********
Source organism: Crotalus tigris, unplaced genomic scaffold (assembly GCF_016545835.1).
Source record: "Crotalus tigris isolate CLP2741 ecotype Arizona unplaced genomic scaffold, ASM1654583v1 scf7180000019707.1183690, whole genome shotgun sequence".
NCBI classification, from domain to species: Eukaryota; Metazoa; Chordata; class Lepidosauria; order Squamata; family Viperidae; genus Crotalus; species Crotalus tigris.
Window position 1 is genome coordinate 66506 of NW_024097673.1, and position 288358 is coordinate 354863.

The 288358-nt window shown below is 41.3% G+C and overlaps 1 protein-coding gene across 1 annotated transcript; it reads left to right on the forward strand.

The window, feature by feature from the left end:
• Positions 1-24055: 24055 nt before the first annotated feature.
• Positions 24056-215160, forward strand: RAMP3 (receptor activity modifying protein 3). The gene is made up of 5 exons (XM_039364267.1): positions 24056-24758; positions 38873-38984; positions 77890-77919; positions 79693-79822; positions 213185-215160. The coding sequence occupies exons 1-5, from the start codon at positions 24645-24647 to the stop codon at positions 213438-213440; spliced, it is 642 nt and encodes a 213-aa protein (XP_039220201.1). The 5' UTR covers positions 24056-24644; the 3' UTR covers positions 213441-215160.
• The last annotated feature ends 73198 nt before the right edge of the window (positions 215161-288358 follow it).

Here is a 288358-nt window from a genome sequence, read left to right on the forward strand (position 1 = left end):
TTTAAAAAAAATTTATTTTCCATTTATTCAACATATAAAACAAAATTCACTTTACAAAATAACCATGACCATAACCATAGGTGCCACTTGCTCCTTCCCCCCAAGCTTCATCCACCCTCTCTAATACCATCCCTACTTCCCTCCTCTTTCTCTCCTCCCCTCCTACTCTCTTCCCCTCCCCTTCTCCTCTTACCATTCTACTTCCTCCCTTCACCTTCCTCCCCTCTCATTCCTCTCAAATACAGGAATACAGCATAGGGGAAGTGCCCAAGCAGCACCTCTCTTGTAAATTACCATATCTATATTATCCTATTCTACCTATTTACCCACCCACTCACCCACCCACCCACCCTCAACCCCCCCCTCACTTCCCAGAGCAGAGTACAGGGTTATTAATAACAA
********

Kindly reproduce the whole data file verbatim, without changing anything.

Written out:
Source organism: Crotalus tigris, unplaced genomic scaffold (assembly GCF_016545835.1).
Source record: "Crotalus tigris isolate CLP2741 ecotype Arizona unplaced genomic scaffold, ASM1654583v1 scf7180000019707.1183690, whole genome shotgun sequence".
NCBI classification, from domain to species: Eukaryota; Metazoa; Chordata; class Lepidosauria; order Squamata; family Viperidae; genus Crotalus; species Crotalus tigris.
Window position 1 is genome coordinate 66506 of NW_024097673.1, and position 288358 is coordinate 354863.

The 288358-nt window shown below is 41.3% G+C and overlaps 1 protein-coding gene across 1 annotated transcript; it reads left to right on the forward strand.

The window, feature by feature from the left end:
• Positions 1-24055: 24055 nt before the first annotated feature.
• Positions 24056-215160, forward strand: RAMP3 (receptor activity modifying protein 3). The gene is made up of 5 exons (XM_039364267.1): positions 24056-24758; positions 38873-38984; positions 77890-77919; positions 79693-79822; positions 213185-215160. The coding sequence occupies exons 1-5, from the start codon at positions 24645-24647 to the stop codon at positions 213438-213440; spliced, it is 642 nt and encodes a 213-aa protein (XP_039220201.1). The 5' UTR covers positions 24056-24644; the 3' UTR covers positions 213441-215160.
• The last annotated feature ends 73198 nt before the right edge of the window (positions 215161-288358 follow it).

Here is a 288358-nt window from a genome sequence, read left to right on the forward strand (position 1 = left end):
TTTAAAAAAAATTTATTTTCCATTTATTCAACATATAAAACAAAATTCACTTTACAAAATAACCATGACCATAACCATAGGTGCCACTTGCTCCTTCCCCCCAAGCTTCATCCACCCTCTCTAATACCATCCCTACTTCCCTCCTCTTTCTCTCCTCCCCTCCTACTCTCTTCCCCTCCCCTTCTCCTCTTACCATTCTACTTCCTCCCTTCACCTTCCTCCCCTCTCATTCCTCTCAAATACAGGAATACAGCATAGGGGAAGTGCCCAAGCAGCACCTCTCTTGTAAATTACCATATCTATATTATCCTATTCTACCTATTTACCCACCCACTCACCCACCCACCCACCCTCAACCCCCCCCTCACTTCCCAGAGCAGAGTACAGGGTTATTAATAACAA